Busyness Glorified: High-Functioning Anxiety

I came up with the idea for a post on busyness on Wednesday last week. It was time for me to write a blog post, and I realized I was so busy there was no way I was going to be able to do it. I wallowed in guilt and anxiety over not keeping up with my self-imposed once-a-week schedule, even though it was the first week of my new full-time teaching job, and that day I was so tired that I napped for 4.5 hours when I got home from work, got up, took a shower, and then went straight back to bed until morning.

I decided I wanted to write a post talking about how society tends to glorify busyness and it always seems like a competition to be the busiest person you know. It’s always been that way for me, at least. It’s also always been a trigger for my anxiety – I get anxious when I feel like I’m not doing enough or being productive enough, which is pretty much all the time. My standard for “enough” is usually “always doing something,” so if I ever take a break, boom anxiety.

Eventually, I decided to let it go a bit, and pushed my deadline for my next post to today. Now, I say “let it go a bit” because while I did push my deadline, I didn’t entirely let go of all the guilt that surrounded that.

However, it turned out to be a good thing that I postponed my post, because a couple of days ago, a friend contacted me because they connected with what I’ve written on my blog. They also shared this article from The Mighty on High-Functioning and Hidden Anxiety by Sarah Schuster with me.

In it, Sarah says,

“High anxiety can be a natural consequence of a busy lifestyle, but its existence is akin to the chicken and the egg. Which came first, the anxiety or the busyness? Am I always moving because I’m anxious or am I anxious because I’m always moving?”

This really struck a chord with me, and got me thinking about my own busyness. For a long time, have always been crazy busy. And it started around the time my anxiety started, which I pinpoint as around grade 7 or 8.

In grade 8, I:

  • Tried out for soccer and basketball (and didn’t make either team – this is an important point for later)
  • Played on a club basketball team
  • Was a volunteer peer tutor (I tutored a grade 6 student)
  • Played clarinet in the school production of Shrek
  • Acted in the school play, Roomers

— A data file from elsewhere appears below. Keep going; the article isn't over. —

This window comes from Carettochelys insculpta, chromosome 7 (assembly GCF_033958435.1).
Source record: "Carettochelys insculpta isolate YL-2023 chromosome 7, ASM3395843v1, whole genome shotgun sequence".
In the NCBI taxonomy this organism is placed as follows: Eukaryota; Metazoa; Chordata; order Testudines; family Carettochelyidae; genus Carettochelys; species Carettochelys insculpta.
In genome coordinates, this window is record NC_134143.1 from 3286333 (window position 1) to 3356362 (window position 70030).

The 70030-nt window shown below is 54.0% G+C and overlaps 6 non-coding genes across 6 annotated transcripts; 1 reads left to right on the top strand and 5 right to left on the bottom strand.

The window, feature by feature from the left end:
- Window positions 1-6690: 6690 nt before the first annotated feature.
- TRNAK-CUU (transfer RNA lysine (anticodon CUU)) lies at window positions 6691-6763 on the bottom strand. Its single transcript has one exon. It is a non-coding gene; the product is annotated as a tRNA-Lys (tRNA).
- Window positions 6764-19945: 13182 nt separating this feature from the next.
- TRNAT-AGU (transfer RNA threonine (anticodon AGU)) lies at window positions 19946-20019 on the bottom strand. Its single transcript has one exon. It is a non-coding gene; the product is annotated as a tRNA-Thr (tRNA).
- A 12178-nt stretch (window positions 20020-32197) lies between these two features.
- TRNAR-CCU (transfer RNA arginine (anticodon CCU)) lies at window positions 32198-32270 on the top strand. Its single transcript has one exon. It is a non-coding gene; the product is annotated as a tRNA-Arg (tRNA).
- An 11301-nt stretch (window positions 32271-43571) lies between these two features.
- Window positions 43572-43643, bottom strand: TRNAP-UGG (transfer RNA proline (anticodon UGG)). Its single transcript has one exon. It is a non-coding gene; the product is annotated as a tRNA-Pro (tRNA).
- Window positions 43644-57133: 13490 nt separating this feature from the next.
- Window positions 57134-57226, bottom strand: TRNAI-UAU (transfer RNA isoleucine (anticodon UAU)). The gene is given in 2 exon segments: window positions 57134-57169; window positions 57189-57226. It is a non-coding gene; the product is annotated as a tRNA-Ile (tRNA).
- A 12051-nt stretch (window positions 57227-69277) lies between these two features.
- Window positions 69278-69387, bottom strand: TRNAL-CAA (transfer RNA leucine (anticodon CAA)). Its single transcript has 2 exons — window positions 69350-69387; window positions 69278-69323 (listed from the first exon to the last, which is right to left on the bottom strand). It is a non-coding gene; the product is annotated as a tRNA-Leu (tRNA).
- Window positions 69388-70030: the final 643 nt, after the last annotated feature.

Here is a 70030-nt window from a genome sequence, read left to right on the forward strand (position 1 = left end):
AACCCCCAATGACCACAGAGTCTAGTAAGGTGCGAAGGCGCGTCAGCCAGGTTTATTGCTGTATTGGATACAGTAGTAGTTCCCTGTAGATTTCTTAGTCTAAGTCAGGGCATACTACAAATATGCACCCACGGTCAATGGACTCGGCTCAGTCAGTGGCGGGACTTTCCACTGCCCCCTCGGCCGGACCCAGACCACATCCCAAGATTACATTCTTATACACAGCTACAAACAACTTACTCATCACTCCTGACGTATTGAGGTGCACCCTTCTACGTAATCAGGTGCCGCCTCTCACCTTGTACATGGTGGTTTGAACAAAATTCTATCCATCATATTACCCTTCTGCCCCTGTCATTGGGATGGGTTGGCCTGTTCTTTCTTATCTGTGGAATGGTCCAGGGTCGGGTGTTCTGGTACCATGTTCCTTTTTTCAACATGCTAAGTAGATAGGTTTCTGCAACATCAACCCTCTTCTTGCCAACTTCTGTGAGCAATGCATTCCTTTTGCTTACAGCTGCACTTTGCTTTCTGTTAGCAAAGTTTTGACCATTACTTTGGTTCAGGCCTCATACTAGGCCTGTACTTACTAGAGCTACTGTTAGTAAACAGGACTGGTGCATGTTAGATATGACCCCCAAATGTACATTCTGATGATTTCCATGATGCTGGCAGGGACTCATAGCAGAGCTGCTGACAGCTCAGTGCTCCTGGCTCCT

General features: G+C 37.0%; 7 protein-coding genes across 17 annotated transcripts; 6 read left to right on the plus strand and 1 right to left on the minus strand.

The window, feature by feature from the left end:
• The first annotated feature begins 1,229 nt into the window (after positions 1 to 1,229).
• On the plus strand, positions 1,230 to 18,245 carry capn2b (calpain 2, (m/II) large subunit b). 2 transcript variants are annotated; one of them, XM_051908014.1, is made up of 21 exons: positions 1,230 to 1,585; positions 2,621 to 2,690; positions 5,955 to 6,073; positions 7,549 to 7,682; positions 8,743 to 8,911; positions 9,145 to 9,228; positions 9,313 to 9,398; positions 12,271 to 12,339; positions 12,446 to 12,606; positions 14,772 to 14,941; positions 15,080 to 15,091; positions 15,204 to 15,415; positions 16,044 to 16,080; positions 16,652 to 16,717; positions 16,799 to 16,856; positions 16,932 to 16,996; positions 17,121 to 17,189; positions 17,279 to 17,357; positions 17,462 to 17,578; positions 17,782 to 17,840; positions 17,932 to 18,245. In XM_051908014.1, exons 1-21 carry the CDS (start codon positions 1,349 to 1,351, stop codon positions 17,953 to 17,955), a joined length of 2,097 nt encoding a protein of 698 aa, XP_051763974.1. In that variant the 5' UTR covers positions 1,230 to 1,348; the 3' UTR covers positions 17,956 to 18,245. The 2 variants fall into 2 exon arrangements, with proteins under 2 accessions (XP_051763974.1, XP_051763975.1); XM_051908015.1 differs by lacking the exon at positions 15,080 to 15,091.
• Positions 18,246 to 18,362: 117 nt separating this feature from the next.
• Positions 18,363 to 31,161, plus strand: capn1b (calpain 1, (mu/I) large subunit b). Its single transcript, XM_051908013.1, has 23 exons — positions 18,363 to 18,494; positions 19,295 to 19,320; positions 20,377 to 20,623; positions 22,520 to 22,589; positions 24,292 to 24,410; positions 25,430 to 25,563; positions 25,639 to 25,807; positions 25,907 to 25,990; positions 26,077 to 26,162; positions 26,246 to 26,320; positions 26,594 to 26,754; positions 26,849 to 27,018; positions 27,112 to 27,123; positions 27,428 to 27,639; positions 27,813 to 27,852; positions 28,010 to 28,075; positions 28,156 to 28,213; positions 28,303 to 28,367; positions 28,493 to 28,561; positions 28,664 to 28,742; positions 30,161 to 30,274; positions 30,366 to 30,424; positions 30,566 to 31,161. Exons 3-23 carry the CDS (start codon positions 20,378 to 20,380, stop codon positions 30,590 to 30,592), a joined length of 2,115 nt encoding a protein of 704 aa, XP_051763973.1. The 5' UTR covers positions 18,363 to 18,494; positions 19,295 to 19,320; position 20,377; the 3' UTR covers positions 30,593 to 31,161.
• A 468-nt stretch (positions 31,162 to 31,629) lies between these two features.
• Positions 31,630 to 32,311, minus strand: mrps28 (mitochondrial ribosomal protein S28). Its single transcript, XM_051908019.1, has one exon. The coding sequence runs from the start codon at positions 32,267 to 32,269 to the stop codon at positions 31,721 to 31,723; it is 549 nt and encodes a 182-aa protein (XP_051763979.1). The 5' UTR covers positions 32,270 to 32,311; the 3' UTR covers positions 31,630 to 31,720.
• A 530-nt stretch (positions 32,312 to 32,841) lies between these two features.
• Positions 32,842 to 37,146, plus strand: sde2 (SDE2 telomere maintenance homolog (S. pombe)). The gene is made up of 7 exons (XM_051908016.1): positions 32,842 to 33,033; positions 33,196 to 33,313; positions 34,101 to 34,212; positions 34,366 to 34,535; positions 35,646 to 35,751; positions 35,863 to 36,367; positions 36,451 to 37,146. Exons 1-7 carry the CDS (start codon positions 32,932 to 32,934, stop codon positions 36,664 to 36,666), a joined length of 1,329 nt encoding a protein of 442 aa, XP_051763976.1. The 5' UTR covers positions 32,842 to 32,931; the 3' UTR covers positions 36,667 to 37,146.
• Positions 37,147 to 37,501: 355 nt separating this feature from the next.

• Raced on the alpine ski team
  • Made the badminton team (which was cancelled due to work action)
  • Made the track and field team (which was also cancelled due to work action)
  • Wrote and illustrated a children’s book in an extra-curricular course
  • Took dance classes
  • Took piano lessons
  • Played clarinet in concert band
  • Played alto-saxophone in jazz band
  • Ran for student council (didn’t get elected, also important)
  • Did French and English speech competitions up to the District level
  • Ran 6-7 km ~3 times a week
  • Probably a whole bunch of other things I can’t remember

In high school, I:

  • Raced on the alpine ski team
  • Ran on the cross-country team
  • Ran and did field events on the track and field team
  • Acted in plays and musicals
  • Played clarinet in the concert band
  • Played alto saxophone in the jazz band
  • Sang in the concert choir
  • Sang in the by-audition Bluetones jazz choir
  • Co-head editor and photographer for the yearbook in grade 12 (and worked on it as a junior editor grades 10 & 11)
  • Reach for the Top team
  • Renaissance group
  • Making Waves group, and acted in a play for it
  • Social Justice club
  • Photography club
  • Volunteered for House Committee
  • Yoga classes
  • AP courses
  • Piano lessons
  • Dance classes
  • Wrote a novel
  • Ran 6-7 km ~3 times a week
  • Got accepted into an advanced Studio Art portfolio program in grade 12

In university, I:

  • Took full-time classes every semester for 5 years
  • Was a varsity athlete, with practices 3 days a week, games once or twice a week, and conditioning/weight-lifting sessions 3 days a week
  • Worked part-time (usually 18 hours a week)
  • Volunteered as a rugby coach for a high school girls’ team
  • Was a leader for a Girl Guide unit
  • Was an orientations leader
  • Did a tri-mentoring program and received the Mentee of the Year award
  • Did Reading Week volunteer projects at elementary schools
  • Trained and ran a half-marathon
  • Made the Dean’s List twice

This brings me back to what I quoted from Sarah’s article.

What came first, the anxiety or the busyness? After taking a long, hard look at my past and my experiences, I deduced that for me, the anxiety came first. Accordingly, busyness has always been a coping mechanism for me. Not only that, but it became a crutch which I blamed my anxiety on. I didn’t have anxiety, I was just stressed because I had a lot on my plate. I overreacted about something stupid or yelled at my husband or broke down crying because I was stressed out, not because I had a clinical psychological condition.
A lot of the time I didn’t know why I did the things I did. It was important to me to be able to say I was involved in a lot of things, like it somehow proved my self-worth.

It was also a competition for me. I have always been incredibly competitive. I wanted to be the best. Highest grades. Involved in the most things. Most liked. Most creative and artistic. Especially busiest.